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In the News

Funeral charges under the competition microscope

Geoff Riley

5th December 2018

The Competition and Markets Authority is considering a major new investigation into rampant price inflation in the costs of funerals and crematorium services.

Prices have increased by nearly two thirds over the last decade, many times higher than the increase in the consumer price index. The CMA is concerned about the lack of effective competition in what is largely an unregulated market and the opportunities for price gouging by some funeral service businesses at a time when families are at their most distressed.

More here from BBC news

According to the CMA, "Customers could save over £1,000 by looking at a range of choices in their local area. However, people organising a funeral are usually distressed and often not in a position to do this – making it easier for some funeral directors to charge higher prices. Prices are also often not available online, making it difficult to compare options.” This looks like a pretty clear cut case of market failure and worthy of investigation by the competition authorities. There is also a serious issue to do with the higher burden of funeral costs for lower income families - high price have a deep regressive effect on these households.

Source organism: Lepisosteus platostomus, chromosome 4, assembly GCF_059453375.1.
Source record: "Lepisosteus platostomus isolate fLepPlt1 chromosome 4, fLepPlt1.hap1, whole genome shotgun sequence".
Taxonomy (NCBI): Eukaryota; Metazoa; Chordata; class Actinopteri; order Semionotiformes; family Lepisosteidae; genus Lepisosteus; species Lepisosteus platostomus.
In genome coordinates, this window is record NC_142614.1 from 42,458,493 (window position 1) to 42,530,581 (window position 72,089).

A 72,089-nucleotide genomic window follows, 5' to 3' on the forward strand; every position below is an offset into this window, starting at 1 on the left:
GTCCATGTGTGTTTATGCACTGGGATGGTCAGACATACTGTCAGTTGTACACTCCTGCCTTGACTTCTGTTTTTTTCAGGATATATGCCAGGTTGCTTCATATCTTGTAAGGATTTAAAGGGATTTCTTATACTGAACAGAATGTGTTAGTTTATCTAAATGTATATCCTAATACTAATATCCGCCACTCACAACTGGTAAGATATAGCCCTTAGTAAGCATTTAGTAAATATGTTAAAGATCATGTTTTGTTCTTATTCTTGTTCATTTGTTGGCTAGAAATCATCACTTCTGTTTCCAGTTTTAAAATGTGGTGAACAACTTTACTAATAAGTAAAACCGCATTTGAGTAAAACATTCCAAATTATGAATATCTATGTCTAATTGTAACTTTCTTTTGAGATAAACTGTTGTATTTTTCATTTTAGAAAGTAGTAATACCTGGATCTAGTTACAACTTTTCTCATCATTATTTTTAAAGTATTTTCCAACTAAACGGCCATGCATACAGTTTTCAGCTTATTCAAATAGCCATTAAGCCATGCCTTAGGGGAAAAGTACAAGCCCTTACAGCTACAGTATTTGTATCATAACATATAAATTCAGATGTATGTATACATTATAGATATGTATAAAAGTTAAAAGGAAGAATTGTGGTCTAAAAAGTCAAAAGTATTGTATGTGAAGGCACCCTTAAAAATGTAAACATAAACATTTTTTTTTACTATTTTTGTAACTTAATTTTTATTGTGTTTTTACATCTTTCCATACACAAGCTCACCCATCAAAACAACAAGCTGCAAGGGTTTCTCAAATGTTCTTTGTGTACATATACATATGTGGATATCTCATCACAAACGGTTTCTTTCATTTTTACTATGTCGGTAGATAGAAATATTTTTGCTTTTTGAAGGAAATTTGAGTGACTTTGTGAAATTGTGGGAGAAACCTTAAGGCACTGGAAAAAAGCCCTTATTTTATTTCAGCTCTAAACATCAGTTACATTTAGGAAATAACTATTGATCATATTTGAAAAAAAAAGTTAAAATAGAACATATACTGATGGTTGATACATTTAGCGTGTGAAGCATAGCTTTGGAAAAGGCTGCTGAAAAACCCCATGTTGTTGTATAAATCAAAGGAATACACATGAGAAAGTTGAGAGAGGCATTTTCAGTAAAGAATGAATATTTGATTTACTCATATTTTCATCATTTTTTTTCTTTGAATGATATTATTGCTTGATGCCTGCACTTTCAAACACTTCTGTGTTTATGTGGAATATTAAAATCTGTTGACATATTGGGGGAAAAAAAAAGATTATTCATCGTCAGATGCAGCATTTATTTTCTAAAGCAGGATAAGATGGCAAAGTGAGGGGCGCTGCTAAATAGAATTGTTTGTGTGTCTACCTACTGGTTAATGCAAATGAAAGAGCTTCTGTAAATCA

The average price of the basic elements of a funeral is now £4,271 (2018) and the average cremation fee is £737 (2017). Funeral director prices increased by 68% and crematoria fees rose by 84% over the most recent 10-year periods for which we have data. By comparison, inflation (CPI) increased by around 25% over this time.

The CMA reports that the funeral industry is fragmented, but there are three sizeable firms of funeral directors: Co-op Funeralcare, Dignity plc, and Funeral Partners Limited. Dignity is listed on the UK stock market and had a turnover in excess of £300 million in 2017. Co-op has an estimated 16% share of all UK funerals and Dignity around 11%, while Funeral Partners has a share of just under 2%. Thus, the three firm concentration ratio is 29% - well below the level required to consider the market an an oligopoly.

The industry is probably best described as monopolistically competitive with a large number of smaller family firms providing differentiated services. But in local areas, monopoly power might be much greater.

Geoff Riley

Geoff Riley FRSA has been teaching Economics for over thirty years. He has over twenty years experience as Head of Economics at leading schools. He writes extensively and is a contributor and presenter on CPD conferences in the UK and overseas.

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